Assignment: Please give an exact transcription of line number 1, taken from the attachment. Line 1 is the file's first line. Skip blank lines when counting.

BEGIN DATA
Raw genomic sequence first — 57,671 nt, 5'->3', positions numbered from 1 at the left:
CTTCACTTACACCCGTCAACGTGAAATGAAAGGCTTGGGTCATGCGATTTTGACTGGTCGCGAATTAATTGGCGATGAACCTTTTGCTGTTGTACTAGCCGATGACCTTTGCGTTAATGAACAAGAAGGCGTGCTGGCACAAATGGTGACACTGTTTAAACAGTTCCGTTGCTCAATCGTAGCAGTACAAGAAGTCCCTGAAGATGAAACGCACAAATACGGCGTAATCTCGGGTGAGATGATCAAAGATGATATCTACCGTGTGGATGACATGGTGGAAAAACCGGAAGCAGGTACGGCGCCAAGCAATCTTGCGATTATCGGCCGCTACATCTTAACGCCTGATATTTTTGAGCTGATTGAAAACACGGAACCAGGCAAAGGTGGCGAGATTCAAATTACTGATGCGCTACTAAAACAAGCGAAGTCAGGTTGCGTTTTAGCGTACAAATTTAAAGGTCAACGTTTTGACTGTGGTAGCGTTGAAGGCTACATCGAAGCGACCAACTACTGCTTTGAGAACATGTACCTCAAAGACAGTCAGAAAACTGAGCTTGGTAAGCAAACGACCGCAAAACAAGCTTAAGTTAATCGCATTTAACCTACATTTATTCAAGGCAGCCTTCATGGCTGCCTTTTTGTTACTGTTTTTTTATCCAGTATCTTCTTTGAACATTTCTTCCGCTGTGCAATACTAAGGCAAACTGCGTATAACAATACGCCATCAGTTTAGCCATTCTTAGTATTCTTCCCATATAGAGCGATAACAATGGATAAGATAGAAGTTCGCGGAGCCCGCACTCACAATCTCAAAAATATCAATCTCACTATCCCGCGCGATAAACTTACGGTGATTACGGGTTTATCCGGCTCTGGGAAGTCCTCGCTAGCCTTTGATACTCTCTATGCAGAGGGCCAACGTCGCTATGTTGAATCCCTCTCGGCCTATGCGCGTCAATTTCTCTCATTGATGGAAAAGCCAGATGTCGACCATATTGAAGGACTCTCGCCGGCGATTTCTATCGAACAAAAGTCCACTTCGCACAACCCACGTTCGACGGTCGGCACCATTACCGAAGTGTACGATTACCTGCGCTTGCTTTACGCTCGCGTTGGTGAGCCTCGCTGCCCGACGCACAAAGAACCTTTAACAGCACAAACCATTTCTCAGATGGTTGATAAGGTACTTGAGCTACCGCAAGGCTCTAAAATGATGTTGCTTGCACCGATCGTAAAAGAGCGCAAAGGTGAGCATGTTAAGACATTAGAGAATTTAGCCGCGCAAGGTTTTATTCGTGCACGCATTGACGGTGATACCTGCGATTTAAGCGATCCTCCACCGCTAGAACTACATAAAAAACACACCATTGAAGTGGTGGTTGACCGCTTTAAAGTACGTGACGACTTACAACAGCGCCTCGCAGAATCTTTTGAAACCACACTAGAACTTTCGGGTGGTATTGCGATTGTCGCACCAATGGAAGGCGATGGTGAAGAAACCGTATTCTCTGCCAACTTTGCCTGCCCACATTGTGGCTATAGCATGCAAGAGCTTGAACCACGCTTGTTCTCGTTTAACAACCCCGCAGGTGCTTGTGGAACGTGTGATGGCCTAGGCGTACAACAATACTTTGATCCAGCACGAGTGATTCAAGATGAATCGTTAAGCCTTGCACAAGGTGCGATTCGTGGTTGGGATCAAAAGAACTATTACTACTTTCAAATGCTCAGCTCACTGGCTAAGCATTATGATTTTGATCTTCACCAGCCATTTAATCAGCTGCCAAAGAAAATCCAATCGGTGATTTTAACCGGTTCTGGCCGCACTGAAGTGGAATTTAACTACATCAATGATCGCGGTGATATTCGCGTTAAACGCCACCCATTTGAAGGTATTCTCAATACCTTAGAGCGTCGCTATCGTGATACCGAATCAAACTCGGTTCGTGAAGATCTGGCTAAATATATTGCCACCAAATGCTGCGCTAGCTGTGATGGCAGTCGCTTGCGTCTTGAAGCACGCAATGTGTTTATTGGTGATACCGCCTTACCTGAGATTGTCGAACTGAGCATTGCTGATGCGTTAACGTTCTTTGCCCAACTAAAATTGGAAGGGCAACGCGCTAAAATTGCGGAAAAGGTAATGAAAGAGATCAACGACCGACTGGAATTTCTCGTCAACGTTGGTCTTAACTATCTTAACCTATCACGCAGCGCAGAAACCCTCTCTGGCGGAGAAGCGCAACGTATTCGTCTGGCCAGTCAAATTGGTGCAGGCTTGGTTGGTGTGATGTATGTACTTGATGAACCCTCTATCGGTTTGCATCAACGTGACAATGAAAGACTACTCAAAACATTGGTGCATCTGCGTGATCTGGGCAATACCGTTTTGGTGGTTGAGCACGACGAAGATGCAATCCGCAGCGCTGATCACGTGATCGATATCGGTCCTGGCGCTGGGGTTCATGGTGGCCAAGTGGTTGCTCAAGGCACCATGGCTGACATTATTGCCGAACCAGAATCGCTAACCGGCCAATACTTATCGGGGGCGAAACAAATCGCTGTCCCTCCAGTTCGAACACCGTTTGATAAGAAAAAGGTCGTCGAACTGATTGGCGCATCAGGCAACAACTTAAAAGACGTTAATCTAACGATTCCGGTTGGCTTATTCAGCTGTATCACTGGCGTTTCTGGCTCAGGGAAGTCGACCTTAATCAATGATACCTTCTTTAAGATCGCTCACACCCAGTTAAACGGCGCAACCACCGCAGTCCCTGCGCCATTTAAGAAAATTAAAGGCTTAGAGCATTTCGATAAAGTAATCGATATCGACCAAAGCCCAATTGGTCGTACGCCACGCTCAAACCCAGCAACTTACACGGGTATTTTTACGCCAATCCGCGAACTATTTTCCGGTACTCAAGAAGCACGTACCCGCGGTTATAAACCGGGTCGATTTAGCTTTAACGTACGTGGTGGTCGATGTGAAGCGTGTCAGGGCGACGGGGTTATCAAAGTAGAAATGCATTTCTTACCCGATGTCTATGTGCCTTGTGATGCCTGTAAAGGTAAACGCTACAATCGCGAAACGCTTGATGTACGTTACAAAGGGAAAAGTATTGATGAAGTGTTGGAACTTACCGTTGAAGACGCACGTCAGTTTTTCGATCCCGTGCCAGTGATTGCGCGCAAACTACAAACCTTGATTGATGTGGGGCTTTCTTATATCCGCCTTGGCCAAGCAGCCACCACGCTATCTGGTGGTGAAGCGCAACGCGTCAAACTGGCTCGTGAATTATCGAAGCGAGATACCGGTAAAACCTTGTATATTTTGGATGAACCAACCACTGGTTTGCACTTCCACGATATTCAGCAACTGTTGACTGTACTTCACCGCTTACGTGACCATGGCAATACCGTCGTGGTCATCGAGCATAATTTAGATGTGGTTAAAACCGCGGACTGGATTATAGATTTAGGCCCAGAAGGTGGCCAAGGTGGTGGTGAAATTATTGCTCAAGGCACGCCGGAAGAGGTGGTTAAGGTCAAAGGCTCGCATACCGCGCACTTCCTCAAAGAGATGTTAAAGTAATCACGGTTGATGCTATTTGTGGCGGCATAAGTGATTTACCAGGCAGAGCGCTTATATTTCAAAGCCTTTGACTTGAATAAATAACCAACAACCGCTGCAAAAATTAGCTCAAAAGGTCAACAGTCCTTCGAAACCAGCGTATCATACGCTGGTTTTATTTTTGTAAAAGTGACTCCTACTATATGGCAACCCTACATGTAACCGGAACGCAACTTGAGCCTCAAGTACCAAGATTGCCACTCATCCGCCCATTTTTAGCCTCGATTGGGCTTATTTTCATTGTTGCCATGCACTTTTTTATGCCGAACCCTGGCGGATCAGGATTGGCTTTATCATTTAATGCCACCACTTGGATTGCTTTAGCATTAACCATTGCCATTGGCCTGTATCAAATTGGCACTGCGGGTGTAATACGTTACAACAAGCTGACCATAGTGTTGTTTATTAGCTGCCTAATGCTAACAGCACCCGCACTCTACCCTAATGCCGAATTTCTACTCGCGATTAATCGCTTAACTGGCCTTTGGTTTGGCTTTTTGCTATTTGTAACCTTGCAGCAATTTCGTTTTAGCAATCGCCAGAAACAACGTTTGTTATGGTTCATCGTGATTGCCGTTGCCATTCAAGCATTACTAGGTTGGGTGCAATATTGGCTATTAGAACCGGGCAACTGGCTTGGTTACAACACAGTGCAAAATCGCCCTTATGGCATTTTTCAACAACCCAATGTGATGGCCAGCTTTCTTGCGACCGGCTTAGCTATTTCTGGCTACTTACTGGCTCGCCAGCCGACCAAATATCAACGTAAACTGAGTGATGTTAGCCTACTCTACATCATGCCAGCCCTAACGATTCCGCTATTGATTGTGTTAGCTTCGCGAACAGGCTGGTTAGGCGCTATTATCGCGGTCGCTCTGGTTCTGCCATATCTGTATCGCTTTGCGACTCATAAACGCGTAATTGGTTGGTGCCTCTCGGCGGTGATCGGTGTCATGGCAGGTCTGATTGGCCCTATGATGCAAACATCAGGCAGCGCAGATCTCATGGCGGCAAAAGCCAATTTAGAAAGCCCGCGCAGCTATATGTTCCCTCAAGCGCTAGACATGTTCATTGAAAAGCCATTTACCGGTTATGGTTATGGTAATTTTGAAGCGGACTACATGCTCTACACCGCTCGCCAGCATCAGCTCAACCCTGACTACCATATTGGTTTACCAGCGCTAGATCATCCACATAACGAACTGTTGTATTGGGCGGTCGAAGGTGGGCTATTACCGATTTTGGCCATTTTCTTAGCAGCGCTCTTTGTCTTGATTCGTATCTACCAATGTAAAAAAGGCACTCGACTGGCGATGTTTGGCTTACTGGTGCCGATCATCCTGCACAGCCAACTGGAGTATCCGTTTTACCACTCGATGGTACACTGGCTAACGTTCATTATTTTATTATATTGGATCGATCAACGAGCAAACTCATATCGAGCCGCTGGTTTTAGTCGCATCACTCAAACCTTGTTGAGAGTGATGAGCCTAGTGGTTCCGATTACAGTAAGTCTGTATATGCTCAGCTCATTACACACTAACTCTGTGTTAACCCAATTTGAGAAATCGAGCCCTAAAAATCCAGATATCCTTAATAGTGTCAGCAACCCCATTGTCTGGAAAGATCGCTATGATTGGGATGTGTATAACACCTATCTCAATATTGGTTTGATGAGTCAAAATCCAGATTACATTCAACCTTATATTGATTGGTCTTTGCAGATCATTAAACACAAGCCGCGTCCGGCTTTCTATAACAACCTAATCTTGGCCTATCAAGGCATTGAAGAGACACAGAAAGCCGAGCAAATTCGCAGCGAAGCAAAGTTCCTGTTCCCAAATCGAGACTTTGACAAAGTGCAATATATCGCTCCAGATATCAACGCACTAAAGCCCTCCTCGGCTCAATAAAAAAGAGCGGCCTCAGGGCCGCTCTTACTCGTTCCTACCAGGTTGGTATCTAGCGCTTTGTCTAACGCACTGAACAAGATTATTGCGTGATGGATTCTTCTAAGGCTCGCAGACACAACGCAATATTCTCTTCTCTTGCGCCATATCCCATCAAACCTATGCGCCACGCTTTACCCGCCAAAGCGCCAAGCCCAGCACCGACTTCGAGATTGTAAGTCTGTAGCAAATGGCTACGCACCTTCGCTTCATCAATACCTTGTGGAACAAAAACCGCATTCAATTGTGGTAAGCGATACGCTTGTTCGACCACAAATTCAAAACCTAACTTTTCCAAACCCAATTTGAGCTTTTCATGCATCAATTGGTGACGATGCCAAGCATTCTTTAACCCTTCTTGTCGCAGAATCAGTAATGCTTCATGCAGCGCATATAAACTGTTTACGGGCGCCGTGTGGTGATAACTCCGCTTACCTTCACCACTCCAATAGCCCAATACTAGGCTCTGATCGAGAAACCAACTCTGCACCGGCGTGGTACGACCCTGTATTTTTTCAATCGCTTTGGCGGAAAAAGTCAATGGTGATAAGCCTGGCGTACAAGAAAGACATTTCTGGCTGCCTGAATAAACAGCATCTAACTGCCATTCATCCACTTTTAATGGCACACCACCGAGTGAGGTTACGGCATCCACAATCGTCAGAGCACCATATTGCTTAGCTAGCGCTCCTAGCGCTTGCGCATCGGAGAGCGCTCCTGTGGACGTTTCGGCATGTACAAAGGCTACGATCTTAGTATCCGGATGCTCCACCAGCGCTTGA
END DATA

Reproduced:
Raw genomic sequence first — 57,671 nt, 5'->3', positions numbered from 1 at the left: